It’s time for the second instalment of Non-Fiction November, and this week is hosted by Sarah @ Sarah’s Book Shelves. For week two, we’re pairing up Fiction and Non-Fiction books. I found this prompt kind of hard actually – I didn’t realise how much the topics I read varies between fiction and non-fiction. I managed to find three pairings that I don’t think are too much of a stretch though, so let’s get into it!
News of a Kidnapping // Fruit of the Drunken Tree
Gabriel Garcia Marquez // Ingrid Rojas Contreras
Of my three pairings, this one is definitely the strongest. I borrowed News of a Kidnapping from a good friend of mine and it was my first Gabriel García Márquez book, and a very early non-fiction read of mine. It examines Pablo Escobar’s practice of kidnapping journalists and other prominent figures in for leverage against the Colombian government, mainly focusing on the experiences of those kidnapped. Fruit of the Drunken Tree also takes place in Colombia during the time of Pablo Escobar, whose kidnappings, car bombs, and killings form the backdrop of the characters’ childhoods. Both of these books received five-star ratings from me, so I would highly recommend either if this is a topic that interests you! Fruit of the Drunken Tree is also semi-biographical so there’s a lot of truth in the fiction.
Off the Beaten Track // The Word for Woman is Wilderness
Dea Birkett // Abi Andrews
I picked up Off the Beaten Track: Three Centuries of Women Travellers at a library sale years ago and had so much fun reading about all the fantastic women travellers from years past. I think it may be out of print now, as it was published in conjunction with an exhibition at the National Portrait Gallery, but you can find plenty of secondhand copies on eBay or Amazon. Abi Andrews’ debut, The Word for Woman is Wilderness, is a great fictional pairing for this book. It brings us back to the present day, where nineteen year old Erin wonders why we only hear about the Bear Grylls-es of the world. She sets off on a solo trip that takes her through the Arctic Circle, eventually arriving in a remote cabin in the Alaskan wilderness. Documented in her diary and on video, Erin recounts her journey along with musings on all sorts of topics, from space travel to contraceptives. This was one of my favourite reads of 2018.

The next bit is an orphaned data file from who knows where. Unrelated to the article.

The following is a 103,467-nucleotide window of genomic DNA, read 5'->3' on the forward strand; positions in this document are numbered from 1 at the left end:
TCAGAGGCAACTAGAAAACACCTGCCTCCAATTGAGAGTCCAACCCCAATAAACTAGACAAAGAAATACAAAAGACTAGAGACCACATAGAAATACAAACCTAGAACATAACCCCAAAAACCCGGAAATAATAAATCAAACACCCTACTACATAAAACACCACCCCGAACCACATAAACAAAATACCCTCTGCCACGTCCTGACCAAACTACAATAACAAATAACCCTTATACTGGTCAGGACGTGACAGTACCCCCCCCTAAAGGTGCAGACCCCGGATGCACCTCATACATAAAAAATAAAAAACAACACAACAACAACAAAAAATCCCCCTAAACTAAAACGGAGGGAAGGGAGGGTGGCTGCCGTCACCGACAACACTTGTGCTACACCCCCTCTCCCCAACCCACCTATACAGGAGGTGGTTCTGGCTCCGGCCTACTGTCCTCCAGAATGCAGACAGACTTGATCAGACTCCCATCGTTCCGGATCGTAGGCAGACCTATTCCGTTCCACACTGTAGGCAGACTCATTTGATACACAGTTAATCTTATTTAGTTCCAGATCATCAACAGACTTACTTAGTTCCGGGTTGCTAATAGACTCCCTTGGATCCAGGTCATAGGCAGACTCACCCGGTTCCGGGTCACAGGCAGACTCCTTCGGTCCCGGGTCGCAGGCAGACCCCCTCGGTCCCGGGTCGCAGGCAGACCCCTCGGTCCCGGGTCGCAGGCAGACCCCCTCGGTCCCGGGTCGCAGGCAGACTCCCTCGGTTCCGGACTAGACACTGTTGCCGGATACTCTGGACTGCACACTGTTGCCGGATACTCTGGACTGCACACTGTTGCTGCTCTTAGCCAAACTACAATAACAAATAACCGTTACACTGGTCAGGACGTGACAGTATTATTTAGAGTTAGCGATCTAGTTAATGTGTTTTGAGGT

London: A Short History // A Stranger City
A. N. Wilson // Linda Grant
Now for a pairing in which I haven’t read either of the books. This one might be a stretch, and I have no idea about the quality of either (though I’ve heard good things about the fiction choice). On my shelves I have A. N. Wilson’s London: A Short History, which gives a brief overview of the capital from early Roman times to the Millennium, whilst Linda Grant’s A Stranger City situates its narrative in the tumultuous heart of Brexit London, examining the role the city plays in different lives.
Have you read any fiction/non-fiction books
that pair up well?